The sudden and rampant outbreak of Zika virus in 2016 terrified pregnant women, particularly those residing in Zika-endemic regions, such as Brazil, as well as those in the U.S. Their fear was justified given the link between Zika virus infection during pregnancy with having a small head, a condition known as microcephaly, and other congenital defects.
The absence of early prenatal diagnosis, or treatment, for birth defects has left thousands of mothers-to-be worrying about their baby’s well-being. Others, meanwhile, have terminated their pregnancy rather than risk having a child with birth defects.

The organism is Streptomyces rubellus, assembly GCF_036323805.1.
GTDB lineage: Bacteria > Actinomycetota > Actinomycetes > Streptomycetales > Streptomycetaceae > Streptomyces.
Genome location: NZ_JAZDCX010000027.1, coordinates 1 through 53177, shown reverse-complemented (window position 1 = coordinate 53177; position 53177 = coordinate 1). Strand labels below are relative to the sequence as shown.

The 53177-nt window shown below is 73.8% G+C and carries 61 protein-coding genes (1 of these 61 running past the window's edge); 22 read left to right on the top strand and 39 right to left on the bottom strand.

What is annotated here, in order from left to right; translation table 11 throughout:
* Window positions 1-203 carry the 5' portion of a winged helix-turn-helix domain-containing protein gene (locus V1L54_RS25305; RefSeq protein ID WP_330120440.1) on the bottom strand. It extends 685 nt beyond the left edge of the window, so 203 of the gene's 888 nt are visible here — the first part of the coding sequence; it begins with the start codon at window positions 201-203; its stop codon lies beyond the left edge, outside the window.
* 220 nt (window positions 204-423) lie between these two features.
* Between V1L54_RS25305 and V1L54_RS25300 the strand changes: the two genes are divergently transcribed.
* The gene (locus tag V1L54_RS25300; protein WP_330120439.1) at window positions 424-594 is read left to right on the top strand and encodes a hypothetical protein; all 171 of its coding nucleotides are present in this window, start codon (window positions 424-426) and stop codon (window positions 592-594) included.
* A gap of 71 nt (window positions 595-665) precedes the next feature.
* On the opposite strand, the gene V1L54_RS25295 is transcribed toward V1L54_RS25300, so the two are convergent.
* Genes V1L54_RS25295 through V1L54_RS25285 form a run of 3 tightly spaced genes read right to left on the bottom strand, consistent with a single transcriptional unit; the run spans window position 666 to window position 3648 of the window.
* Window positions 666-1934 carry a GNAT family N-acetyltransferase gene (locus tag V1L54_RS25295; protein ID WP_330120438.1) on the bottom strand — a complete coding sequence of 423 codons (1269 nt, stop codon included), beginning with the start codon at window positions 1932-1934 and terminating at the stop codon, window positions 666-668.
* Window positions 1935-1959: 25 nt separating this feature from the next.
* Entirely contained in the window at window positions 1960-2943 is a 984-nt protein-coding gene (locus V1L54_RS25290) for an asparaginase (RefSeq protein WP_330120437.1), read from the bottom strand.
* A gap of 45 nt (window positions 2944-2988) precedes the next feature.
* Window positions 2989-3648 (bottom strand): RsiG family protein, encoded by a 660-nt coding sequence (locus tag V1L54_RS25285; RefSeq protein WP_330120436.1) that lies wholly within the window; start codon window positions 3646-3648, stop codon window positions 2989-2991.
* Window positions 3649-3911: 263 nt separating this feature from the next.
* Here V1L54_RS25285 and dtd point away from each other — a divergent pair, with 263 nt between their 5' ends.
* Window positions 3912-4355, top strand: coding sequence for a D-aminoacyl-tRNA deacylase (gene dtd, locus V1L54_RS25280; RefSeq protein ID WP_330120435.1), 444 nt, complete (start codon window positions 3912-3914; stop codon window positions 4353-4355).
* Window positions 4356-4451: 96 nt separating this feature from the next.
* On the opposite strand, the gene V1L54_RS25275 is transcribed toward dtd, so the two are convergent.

Our research revolves around mosquito-borne viruses such as Chikungunya virus and Zika virus. Each causes a distinct set of symptoms. Chikungunya virus produces debilitating persistent joint pain in adults and neurological symptoms in children; Zika virus causes defects in babies. In Jae Jung’s lab at the University of Southern California, we are investigating the mechanisms that underlie the devastating consequences of these viral infections and developing new prenatal diagnostic tests to determine whether Zika babies are in good health.